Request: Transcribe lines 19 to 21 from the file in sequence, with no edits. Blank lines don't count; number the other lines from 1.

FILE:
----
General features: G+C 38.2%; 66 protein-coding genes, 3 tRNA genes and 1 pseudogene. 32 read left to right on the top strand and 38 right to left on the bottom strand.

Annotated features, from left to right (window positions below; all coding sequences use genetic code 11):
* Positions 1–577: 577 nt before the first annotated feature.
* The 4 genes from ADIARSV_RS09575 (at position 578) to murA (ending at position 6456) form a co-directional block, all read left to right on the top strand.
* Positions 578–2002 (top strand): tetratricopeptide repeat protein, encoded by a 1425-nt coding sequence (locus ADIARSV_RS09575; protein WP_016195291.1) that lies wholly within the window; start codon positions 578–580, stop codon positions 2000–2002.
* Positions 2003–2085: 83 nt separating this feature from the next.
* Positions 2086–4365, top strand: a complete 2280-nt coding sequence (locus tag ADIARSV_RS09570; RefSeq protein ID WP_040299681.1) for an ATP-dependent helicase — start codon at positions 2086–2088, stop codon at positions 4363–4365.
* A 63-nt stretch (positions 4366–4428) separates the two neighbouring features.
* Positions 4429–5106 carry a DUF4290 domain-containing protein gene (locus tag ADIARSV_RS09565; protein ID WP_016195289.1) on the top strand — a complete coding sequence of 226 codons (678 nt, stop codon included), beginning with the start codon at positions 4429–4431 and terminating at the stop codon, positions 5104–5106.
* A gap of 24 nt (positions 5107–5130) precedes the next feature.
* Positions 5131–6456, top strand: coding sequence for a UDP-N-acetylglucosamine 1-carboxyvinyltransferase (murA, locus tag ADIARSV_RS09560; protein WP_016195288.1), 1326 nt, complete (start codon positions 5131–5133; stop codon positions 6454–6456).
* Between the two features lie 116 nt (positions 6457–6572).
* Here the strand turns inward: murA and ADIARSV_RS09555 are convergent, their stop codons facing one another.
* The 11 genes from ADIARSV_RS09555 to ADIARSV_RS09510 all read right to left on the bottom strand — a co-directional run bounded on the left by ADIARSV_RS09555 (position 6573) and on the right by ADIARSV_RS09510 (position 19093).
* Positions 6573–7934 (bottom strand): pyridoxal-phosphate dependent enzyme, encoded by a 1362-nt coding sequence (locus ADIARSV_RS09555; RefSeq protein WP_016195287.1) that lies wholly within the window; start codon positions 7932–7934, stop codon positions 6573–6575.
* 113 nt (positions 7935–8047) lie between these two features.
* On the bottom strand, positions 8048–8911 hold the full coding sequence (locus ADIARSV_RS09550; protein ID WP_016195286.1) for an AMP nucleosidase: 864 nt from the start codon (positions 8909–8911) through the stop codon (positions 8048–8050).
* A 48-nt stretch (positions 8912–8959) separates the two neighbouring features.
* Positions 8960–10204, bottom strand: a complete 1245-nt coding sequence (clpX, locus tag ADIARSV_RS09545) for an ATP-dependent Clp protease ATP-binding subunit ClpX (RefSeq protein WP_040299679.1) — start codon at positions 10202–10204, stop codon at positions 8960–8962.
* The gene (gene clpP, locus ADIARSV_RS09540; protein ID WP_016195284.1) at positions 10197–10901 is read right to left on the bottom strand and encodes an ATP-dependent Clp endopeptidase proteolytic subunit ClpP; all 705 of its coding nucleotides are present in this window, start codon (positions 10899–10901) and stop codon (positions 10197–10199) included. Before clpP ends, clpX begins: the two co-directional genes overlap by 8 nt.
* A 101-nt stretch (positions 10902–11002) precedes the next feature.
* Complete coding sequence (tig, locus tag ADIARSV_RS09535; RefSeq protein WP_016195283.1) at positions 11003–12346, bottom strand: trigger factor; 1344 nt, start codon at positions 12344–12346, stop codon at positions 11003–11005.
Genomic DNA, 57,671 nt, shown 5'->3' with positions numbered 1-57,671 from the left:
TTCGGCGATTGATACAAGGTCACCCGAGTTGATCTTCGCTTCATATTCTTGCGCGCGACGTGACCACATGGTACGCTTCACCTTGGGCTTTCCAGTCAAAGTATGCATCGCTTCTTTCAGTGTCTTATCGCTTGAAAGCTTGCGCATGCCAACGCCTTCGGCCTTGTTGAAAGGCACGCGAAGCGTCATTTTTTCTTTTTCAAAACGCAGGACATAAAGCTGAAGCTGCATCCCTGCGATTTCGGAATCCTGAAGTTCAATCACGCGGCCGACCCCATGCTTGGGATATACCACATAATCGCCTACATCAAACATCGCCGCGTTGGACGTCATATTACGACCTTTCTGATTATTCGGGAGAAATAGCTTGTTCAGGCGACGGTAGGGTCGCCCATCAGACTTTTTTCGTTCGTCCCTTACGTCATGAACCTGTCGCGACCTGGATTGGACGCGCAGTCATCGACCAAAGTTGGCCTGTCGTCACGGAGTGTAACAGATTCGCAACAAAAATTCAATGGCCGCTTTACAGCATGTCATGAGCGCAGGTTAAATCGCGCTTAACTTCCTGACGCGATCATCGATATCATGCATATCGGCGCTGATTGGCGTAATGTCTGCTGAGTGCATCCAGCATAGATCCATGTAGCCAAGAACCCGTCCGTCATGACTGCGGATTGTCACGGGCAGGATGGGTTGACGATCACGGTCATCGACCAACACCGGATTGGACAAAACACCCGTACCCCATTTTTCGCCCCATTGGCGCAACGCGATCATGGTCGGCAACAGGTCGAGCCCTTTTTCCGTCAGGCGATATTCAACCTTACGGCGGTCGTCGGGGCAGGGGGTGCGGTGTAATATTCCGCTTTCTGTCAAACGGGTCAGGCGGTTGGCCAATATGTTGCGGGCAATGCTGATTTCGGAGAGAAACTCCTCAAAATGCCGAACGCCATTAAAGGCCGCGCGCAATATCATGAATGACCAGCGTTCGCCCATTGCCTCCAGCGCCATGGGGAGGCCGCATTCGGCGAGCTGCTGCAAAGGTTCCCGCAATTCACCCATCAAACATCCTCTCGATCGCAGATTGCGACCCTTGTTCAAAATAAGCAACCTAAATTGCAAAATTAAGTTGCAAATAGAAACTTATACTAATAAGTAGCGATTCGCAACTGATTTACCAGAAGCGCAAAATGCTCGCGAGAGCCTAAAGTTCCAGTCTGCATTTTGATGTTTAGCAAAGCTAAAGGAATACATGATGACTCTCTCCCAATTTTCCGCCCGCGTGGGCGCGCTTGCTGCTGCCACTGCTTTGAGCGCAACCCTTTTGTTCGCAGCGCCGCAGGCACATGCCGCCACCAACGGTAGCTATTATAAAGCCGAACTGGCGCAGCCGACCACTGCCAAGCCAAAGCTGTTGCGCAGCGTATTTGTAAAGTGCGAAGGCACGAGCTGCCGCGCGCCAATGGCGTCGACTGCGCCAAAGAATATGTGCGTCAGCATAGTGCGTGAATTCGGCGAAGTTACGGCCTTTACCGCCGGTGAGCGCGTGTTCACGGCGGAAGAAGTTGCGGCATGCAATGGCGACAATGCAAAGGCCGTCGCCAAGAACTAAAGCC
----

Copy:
* Positions 8960–10204, bottom strand: a complete 1245-nt coding sequence (clpX, locus tag ADIARSV_RS09545) for an ATP-dependent Clp protease ATP-binding subunit ClpX (RefSeq protein WP_040299679.1) — start codon at positions 10202–10204, stop codon at positions 8960–8962.
* The gene (gene clpP, locus ADIARSV_RS09540; protein ID WP_016195284.1) at positions 10197–10901 is read right to left on the bottom strand and encodes an ATP-dependent Clp endopeptidase proteolytic subunit ClpP; all 705 of its coding nucleotides are present in this window, start codon (positions 10899–10901) and stop codon (positions 10197–10199) included. Before clpP ends, clpX begins: the two co-directional genes overlap by 8 nt.
* A 101-nt stretch (positions 10902–11002) precedes the next feature.